I'm sure if you talk to him then he is more likley to share things that might be bothering him now or in the future and as hard as it is there is nothing you can do to change anything .

 

Good luck!

User
Posted 10 Dec 2020 at 19:29
Yep, I agree with all of the above. At 18, you may be surprised to find that he knows more about prostates than you do - many schools teach about male cancers especially testicular and prostate cancer, a lot of unis run info sessions or info campaigns as well. Also, still being young he has an opportunity to make small changes to his lifestyle now that could reduce his risk of problems in the future.

John was 50 at diagnosis, I was 44 and we have 4 children - our son had just gone to university in the Sept and J was diagnosed at Christmas. After a bit of panic and worry, everyone settled back into normal and I suspect that none of them ever give a thought to the fact that their dad has had cancer. To add a bit of context, both grandad had PCa at the time, both grandmothers had died of cancer and we have a genetic brain tumour thing going on as well. He may take it more in his stride than you expect

"Life can only be understood backwards; but it must be lived forwards." Soren Kierkegaard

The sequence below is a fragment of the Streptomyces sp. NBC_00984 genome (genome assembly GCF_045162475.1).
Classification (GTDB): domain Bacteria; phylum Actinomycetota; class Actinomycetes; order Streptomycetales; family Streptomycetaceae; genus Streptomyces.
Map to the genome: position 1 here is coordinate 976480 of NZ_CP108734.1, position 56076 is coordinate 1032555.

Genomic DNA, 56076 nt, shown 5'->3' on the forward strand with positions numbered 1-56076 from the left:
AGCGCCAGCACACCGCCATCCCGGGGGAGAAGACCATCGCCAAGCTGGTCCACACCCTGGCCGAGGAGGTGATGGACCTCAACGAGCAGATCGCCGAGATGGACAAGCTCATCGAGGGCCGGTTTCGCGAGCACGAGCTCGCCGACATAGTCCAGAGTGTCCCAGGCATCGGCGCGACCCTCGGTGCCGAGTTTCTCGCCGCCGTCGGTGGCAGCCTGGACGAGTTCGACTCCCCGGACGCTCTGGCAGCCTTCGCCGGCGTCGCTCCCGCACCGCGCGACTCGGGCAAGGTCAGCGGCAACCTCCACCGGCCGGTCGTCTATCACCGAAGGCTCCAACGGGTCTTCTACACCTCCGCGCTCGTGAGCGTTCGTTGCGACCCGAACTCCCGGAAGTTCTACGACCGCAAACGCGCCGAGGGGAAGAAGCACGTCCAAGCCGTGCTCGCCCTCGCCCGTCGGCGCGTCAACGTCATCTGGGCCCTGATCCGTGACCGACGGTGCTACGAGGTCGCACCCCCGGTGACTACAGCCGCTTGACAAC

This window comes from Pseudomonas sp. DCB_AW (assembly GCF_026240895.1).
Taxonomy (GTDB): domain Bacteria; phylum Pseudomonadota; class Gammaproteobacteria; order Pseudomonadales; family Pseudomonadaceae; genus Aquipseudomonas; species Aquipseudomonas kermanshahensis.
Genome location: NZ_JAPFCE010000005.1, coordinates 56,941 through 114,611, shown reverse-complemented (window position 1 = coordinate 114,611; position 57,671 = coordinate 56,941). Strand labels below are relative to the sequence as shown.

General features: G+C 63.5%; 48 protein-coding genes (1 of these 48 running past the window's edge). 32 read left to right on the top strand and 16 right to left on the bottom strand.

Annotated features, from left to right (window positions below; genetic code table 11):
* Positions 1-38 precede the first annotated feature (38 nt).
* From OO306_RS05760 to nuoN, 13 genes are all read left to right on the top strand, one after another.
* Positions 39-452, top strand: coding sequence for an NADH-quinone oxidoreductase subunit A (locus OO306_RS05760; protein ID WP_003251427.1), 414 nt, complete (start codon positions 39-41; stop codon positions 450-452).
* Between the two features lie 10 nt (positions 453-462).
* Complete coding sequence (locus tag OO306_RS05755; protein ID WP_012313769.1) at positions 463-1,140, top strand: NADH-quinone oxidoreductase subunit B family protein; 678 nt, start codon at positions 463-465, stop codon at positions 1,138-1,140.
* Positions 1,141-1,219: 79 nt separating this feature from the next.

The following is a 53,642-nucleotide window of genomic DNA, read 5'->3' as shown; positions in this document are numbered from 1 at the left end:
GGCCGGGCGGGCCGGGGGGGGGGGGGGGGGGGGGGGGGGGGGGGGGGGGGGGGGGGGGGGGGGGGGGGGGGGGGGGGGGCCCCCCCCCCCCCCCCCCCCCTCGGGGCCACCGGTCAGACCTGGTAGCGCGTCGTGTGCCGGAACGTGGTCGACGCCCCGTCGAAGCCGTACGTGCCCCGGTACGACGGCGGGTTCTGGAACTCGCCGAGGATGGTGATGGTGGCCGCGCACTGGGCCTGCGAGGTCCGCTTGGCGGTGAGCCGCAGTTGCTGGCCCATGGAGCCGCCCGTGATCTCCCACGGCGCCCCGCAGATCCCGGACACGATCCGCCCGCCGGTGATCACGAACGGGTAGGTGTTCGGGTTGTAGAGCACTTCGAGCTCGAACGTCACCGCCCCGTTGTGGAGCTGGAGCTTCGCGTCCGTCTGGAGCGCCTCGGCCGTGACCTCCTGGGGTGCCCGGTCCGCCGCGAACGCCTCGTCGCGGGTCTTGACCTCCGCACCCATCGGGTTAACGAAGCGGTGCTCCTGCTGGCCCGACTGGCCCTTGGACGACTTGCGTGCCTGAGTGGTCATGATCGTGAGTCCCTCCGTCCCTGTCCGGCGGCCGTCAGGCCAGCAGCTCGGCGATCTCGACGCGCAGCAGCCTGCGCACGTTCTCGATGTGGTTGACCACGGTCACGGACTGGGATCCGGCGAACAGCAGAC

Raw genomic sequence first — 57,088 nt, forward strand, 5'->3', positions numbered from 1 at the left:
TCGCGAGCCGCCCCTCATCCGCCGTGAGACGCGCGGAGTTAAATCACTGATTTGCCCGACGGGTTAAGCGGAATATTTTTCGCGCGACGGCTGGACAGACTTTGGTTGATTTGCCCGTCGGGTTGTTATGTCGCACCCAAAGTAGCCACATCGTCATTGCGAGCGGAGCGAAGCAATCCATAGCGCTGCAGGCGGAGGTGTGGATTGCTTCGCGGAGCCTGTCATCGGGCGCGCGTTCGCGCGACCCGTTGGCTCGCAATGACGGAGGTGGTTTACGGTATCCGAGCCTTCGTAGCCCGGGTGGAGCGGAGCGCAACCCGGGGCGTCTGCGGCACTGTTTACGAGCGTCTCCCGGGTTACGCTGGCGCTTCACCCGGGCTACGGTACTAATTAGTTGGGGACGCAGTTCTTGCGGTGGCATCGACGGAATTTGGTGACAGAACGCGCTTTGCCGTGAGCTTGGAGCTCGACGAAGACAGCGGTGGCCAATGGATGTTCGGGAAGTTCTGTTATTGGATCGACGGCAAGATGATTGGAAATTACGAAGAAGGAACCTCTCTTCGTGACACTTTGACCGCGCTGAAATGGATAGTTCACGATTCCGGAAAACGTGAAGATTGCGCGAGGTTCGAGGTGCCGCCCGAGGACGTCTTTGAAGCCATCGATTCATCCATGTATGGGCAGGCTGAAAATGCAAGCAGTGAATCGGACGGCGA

User
Posted 10 Dec 2020 at 19:46
Just tell him. You have cancer. It’s curable. You’re being treated. Simple as that. Localised prostate cancer isn’t a death sentence.

Chris

Show Most Thanked Posts
User
Posted 10 Dec 2020 at 15:28

Hi,

There have been other discussions on this subject.  Most comments favour keeping family and friends aware.  Many because they think it makes people more Prostate Cancer aware.  Many because the family feel it and want to be involved.

I have no close family but I chose to tell no-one and it wasn't hard to conceal my biopsy and being away a couple of days for the operation.  As you say having a template biopsy might be something that you can't conceal.  Although you haven't got a date and he might have returned to university.

If you feel you should tell him soon then perhaps you should sit him down and have a talk where you're prepared with the information and likely outcomes.  Also you might refer him to perhaps this website for information rather than more hysterical sources.   I recall being advised to avoid tabloid newspapers and American websites for finding information, things like that might be of use.

I wasn't sure why I should avoid American websites as some of them are very good.  Although some are looking for business and offer things that aren't available or recommended here.   It was tabloid newspapers that gave me one of my biggest scares during diagnosis so I could understand that.

I'm sure someone with more direct experience will reply.  Regards Peter

User
Posted 10 Dec 2020 at 15:57